We are selective, but comprehensive so that "one disk does it all." It would get complicated to keep a series of disks offsite in the incremental scheme, especially considering the occasional backup failure. Not a lot of faith here in cloud or Internet backup systems.

We have a bonded T1 pair.

We also have a Patriot NAS, but it is not used for routine backup and does not have our full confidence. But that is a thought. Our server(s) is/are in a secured room, but if they really want to..... Perhaps I will set up an automatic NAS backup to follow the EHD backup, and stash it in a ceiling or somewhere out of sight.
 
We use a Cisco NAS, it is a little overkill for our needs, but it was not too expensive compared to the other ones available. I still think the Synology NAS would have been a good one, but all our other equipment is Cisco.

We keep it in another building on our company property. It is pretty much synchronized to the server nightly. along with the documents folder from all the computer systems in the office (that is mainly to get email back if something happened, our email is hosted by someone else) If we lose a computer I have to reload all the programs and stuff, but the data is still there. I have not lost one in over a year so if it happens it was probably time for a new install of software anyway.

The Cisco was $2000 with (4) 2 terabyte drives, which gives us like 6 TB in the Raid. our server may have 150 GB of data in it right now. so we are covered for a long time as long as the NAS lasts.

The thing I like about the NAS is, I plugged it in and pretty much forgot about it once it was set up, if it has an issue it emails and tells me what the problem is(so far that has been to tell me when the power went out and came back on) We gave it it's own Backup Power supply that will let it run for several hours if the power is out. It stays on until the power supply gets to like 15% then it starts to shut itself off.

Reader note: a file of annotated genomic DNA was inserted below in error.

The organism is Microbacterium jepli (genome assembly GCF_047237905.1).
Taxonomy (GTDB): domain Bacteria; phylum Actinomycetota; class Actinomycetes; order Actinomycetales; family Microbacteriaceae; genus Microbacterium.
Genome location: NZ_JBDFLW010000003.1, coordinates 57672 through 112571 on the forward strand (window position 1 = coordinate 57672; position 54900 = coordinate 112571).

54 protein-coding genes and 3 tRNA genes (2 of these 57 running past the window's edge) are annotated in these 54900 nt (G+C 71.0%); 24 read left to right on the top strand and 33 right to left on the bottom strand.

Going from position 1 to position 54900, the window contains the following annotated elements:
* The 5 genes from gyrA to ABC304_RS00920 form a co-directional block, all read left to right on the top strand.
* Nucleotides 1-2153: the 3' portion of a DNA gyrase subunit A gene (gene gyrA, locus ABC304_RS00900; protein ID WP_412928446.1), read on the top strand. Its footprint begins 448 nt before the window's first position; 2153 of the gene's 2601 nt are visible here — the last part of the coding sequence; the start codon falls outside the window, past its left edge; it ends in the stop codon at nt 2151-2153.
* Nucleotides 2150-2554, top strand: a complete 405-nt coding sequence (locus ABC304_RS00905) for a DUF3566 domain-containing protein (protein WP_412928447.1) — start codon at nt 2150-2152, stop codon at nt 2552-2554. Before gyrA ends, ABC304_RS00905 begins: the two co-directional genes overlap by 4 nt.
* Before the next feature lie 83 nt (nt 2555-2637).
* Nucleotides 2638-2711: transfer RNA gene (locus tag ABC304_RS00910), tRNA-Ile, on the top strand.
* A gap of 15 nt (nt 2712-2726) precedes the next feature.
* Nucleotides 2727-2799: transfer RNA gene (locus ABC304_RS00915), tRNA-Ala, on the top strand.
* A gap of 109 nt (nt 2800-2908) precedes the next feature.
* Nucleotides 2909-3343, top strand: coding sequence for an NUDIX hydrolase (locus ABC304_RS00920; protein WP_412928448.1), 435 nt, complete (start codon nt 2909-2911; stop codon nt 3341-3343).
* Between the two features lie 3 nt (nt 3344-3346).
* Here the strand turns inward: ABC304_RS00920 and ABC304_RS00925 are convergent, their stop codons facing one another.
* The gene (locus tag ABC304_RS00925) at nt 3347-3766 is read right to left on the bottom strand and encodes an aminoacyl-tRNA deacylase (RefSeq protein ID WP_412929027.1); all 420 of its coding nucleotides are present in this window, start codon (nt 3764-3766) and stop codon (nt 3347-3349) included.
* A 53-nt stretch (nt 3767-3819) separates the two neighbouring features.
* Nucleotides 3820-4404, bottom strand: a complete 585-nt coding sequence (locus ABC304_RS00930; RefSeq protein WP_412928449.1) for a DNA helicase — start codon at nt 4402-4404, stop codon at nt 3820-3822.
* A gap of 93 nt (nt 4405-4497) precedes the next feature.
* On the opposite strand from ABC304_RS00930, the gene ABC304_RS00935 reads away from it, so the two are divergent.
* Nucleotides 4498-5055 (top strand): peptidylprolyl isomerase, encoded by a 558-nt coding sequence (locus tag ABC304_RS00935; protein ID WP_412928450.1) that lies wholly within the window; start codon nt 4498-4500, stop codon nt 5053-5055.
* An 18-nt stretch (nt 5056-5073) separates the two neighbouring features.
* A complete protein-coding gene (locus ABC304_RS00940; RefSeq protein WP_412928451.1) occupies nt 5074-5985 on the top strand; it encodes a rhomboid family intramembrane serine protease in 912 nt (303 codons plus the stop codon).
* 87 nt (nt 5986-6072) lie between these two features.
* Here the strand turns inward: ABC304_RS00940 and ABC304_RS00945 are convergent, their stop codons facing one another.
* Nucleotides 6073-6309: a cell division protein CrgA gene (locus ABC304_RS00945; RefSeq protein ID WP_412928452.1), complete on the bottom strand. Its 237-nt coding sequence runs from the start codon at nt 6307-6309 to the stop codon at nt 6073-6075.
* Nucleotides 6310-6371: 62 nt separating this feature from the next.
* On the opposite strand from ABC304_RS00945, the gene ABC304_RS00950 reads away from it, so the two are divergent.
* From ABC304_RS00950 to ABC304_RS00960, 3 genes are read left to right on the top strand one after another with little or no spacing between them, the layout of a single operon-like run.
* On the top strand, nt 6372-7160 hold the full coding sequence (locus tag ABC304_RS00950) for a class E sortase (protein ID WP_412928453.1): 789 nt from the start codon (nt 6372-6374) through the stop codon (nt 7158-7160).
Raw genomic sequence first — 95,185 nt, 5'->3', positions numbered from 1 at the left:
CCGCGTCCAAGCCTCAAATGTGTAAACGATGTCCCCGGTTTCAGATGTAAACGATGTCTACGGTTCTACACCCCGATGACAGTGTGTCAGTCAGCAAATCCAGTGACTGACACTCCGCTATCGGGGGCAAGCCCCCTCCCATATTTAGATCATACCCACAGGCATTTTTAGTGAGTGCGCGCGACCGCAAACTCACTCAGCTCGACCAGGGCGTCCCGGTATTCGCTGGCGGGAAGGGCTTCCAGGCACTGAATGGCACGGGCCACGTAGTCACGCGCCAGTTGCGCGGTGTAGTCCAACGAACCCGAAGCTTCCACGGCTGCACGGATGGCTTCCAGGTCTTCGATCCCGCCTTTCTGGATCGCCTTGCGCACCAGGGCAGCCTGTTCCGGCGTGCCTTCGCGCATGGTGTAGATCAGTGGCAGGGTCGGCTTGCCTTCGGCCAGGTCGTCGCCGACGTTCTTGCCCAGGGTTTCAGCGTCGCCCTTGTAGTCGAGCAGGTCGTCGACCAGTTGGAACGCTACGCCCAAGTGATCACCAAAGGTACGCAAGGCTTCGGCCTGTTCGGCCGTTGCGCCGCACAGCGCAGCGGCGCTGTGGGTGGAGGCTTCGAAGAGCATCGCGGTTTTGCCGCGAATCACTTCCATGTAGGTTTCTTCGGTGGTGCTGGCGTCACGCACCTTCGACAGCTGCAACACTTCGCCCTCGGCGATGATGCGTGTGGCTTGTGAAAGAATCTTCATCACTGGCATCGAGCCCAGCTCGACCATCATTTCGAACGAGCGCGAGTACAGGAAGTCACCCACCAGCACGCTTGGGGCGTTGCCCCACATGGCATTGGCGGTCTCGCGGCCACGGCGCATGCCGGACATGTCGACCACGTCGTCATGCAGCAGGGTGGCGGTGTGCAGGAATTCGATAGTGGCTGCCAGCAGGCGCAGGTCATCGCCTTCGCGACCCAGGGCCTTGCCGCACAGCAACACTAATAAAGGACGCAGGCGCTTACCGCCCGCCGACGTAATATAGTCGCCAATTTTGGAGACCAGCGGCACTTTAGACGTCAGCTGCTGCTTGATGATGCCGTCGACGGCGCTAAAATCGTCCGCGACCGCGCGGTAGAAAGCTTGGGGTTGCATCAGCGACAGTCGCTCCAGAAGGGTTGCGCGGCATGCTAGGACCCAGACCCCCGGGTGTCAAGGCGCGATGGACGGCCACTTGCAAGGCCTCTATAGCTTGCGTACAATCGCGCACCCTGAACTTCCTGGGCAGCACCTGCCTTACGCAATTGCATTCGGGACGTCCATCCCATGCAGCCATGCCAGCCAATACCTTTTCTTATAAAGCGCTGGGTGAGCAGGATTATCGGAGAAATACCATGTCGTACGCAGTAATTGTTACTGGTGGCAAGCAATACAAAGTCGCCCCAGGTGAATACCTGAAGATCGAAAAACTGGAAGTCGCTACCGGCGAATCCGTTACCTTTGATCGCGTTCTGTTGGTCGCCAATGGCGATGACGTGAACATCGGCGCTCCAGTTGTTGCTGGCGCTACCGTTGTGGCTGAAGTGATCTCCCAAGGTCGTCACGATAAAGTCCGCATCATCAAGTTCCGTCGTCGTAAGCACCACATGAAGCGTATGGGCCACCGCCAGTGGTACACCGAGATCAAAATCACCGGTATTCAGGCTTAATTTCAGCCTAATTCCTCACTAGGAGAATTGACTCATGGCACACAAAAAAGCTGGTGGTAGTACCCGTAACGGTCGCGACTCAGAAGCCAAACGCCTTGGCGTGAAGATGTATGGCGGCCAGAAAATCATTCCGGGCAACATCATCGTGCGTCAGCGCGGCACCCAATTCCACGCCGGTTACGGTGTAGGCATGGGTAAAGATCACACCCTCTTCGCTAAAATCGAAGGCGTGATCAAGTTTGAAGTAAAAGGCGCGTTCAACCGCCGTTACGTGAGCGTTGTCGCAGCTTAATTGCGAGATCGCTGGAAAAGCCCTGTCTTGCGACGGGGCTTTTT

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navy:

It's nice to see you are thinking about your company's data. There are many small/medium businesses that aren't wise enough to do backups and they end up being hosed by a failure.

If you aren't having issues with your current backup speed, i.e. the backups aren't interfering with your day to day operations, I'd say that you are doing the right thing. When you get into a situation where backups are either impeding operations/throughput that's a problem. The worst is when you are into what I call "our lady of perpetual backup". That means one backup doesn't finish before the next one is supposed to start.
 
Our Lady visited us regularly with the RD1000...........

Common to come in the morning and still have an hour or two to go on the backup, and on occasion at day's end, not complete and had to be abandoned as the next backup was due to start.

I had to restore files more often than I cared when I worked at a small town on their Novell Network. Good thing I used the grandfather etc approach, because it was not uncommon for a backup to fail (unable to restore a file) without giving any notice whatsoever of the failure.

RAID on the servers,
RAID on the desktop,
RAID on the home machine,
RAID on the DVR EHD,
Not a bug in sight!